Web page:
Vitamin B10 (pABA (para-AminoBenzoic Acid)) - Essential Background Reading
Essential Background Reading
Vitamin B10, also known as factor R was later determined to be pteroylmonoglutamic acid mixed with other B vitamins. Its deficiency caused slowed growth and deteriorated feather development in chicks, along with blood problems. It was believed by some researchers to apply to humans. Some early researchers used the term "vitamin B10" to denote para-aminobenzoic acid.
para-aminobenzoic acid (pABA), a component of pteroylglutamate, was once considered a vitamin and named vitamin B-x because it serves as a provitamin for some bacteria. Later studies in humans demonstrated that it does not have vitamin activity because humans lack the ability to synthesize folate from pABA. This biochemical is very useful in other ways and has been extensively utilized as a sunscreen in topical lotions to protect the skin from harmful ultraviolet radiation upon exposure to the sun. It is also effective in the treatment of vitiligo, a condition that causes discoloration of the skin. Natural sources of pABA include bran, kidney, liver, molasses, wheat germ, and yogurt. There are no reported symptoms arising from a dietary deficiency of pABA.
principal proposed Treatments
There are no well-documented uses for pABA
Other proposed Uses
Scleroderma, peyronie's Disease, Male Infertility, Vitiligo
para-aminobenzoic acid (pABA) is best known as the active ingredient in sunblock. This use of pABA is not really medicinal: like a pair of sunglasses, pABA physically blocks ultraviolet rays when it is applied to the skin.
There are, however, some proposed medicinal uses of oral pABA supplements. pABA is sometimes suggested as a treatment for various diseases of the skin and connective tissue, as well as for male infertility. However, most of the clinical data on pABA comes from very old studies, some from the early 1940s.
pABA is not believed to be an essential nutrient. Nonetheless, it is found in foods, mainly in grains and meat. Small amounts of pABA are usually present in B vitamin supplements as well as in some multiple vitamins.
A typical therapeutic dosage of pABA is 300 to 400 mg daily. Some studies have used much higher dosages. However, serious side effects have been found in dosages above 8 g daily (see Safety Issues). You probably shouldn't take more than 400 mg daily except on medical advice.
pABA has been suggested as a treatment for scleroderma, a disease that creates fibrous tissue in the skin and internal organs.1,2 However, a small double-blind study found it ineffective.3
pABA has also been suggested for other diseases in which abnormal fibrous tissue is involved, such as peyronie's disease, a condition in which the penis becomes bent owing to the accumulation of such tissue.4,5,6 However, no double-blind studies have yet been performed.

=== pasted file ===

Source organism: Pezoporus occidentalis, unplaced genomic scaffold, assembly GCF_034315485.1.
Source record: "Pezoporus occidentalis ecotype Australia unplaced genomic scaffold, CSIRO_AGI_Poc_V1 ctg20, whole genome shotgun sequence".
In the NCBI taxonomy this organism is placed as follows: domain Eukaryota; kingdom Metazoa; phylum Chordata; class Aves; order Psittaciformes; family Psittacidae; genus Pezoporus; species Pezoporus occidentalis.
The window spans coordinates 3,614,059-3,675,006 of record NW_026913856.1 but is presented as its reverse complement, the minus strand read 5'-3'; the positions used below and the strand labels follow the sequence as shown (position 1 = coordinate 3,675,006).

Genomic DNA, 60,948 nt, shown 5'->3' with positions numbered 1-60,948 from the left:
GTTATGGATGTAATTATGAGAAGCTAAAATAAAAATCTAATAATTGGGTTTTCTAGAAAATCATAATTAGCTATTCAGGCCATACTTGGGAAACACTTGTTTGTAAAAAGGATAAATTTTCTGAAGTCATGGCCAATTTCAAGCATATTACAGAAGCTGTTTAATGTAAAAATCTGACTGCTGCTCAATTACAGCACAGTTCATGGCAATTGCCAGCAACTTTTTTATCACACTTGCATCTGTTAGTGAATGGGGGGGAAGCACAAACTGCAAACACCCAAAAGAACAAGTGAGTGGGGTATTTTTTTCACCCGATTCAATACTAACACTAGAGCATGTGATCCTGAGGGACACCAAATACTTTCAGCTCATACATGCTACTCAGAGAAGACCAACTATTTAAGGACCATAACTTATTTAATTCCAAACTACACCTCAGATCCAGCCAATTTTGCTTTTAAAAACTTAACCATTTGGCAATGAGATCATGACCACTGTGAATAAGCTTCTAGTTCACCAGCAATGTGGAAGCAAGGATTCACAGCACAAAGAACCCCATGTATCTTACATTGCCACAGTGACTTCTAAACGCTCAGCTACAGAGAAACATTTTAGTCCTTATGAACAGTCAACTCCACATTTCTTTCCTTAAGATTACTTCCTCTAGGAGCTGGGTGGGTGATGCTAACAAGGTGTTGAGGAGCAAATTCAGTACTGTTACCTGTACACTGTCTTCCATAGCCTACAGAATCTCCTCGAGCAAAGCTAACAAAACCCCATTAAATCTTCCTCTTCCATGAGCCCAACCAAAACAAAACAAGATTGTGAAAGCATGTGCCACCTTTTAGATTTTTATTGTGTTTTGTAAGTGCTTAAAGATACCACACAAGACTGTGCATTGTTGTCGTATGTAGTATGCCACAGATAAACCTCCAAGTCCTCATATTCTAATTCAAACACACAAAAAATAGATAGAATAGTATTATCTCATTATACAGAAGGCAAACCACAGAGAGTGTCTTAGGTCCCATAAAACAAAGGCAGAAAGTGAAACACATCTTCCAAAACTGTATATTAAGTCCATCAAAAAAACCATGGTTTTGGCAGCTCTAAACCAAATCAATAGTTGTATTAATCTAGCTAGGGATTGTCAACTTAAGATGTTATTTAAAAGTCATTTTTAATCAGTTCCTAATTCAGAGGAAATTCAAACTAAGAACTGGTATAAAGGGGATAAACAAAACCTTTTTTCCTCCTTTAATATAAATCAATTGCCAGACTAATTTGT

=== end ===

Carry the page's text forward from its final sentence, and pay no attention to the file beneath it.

Based on one small World War IIera study, pABA has been suggested for treating male infertility as well as vitiligo, a condition in which patches of skin lose their pigment, resulting in pale blotches. However, this study didn't have a control group, so its results aren't meaningful.7 Ironically, a recent study suggests that high dosages of pABA can cause vitiligo (see Safety Issues).
pABA is probably safe when taken at a dosage up to 400 mg daily. possible side effects at this dosage are minor, including skin rash and loss of appetite.8
Higher doses are a different story, however. There has been one reported case of severe liver toxicity in a woman taking 12 g daily of pABA.9 Fortunately, her liver recovered completely after she discontinued her use of this supplement. Also, a recent study suggests that 8 g daily of pABA can cause vitiligo, the patchy skin disease described previously.10
Clearly, there are questions that need to be answered about the safety of high-dose pABA therapy. You shouldn't take more than 400 mg daily except under medical supervision.
pABA may interfere with certain medications, including sulfa antibiotics.11,12
Safety in young children, pregnant or nursing women, or those with serious liver or kidney disease has not been determined.
Interactions You Should Know About
If you are taking sulfa antibiotics such as Bactrim or Septra, do not take pABA supplements except on medical advice.
- Zarafonetis CJ, Dabich L, Skovronski JJ, et al. Retrospective studies in scleroderma: skin response to potassium para-aminobenzoate therapy. Clin Exp Rheumatol. 1988;6:261268.
- Zarafonetis CJ, Dabich L, Negri D, et al. Retrospective studies in scleroderma: effect of potassium para-aminobenzoate on survival. J Clin Epidemiol. 1988;41:193205.
- Clegg DO, Reading JC, Mayes MD. Comparison of aminobenzoate potassium and placebo in the treatment of scleroderma. J Rheumatol. 1994;21:105110.
- Hasche-Klunder R. Treatment of peyronie's disease with para-aminobenzoacidic potassium in German; English abstract. Urologe A. 1978;17:224247.
- Carson CC. potassium para-aminobenzoate for the treatment of peyronie's disease: is it effective Tech Urol. 1997;3:135139.
- Ludwig G. Evaluation of conservative therapeutic approaches to peyronie's disease (fibrotic induration of the penis). Urol Int. 1991;47:236239.
- Sieve BF. The clinical effects of a new B complex factor, para-aminobenzoic acid, on pigmentation and fertility. South Med Surg. 1942;104:135139.
- physicians' Desk Reference. Oradell, NJ: Medical Economics Co; 1989.
- Kantor GR, Ratz JL. Liver toxicity from potassium para-aminobenzoate. J Am Acad Dermatol. 1985;13:671672.
- Hughes CG. Oral pABA and vitiligo letter. J Am Acad Dermatol. 1983;9:770.
- Degowin RL, Eppes RB, Carson pE, et al. The effects of diaphenylsulfone (DDS) against chloroquine-resistant plasmodium falciparum. Bull World Health Organ. 1966;34:671681.
- Vinnicombe HG, Derrick Jp. Dihydropteroate synthase from Streptococcus pneumoniae: characterization of substrate binding order and sulfonamide inhibition. Biochem Biophys Res Commun. 1999;258:752757.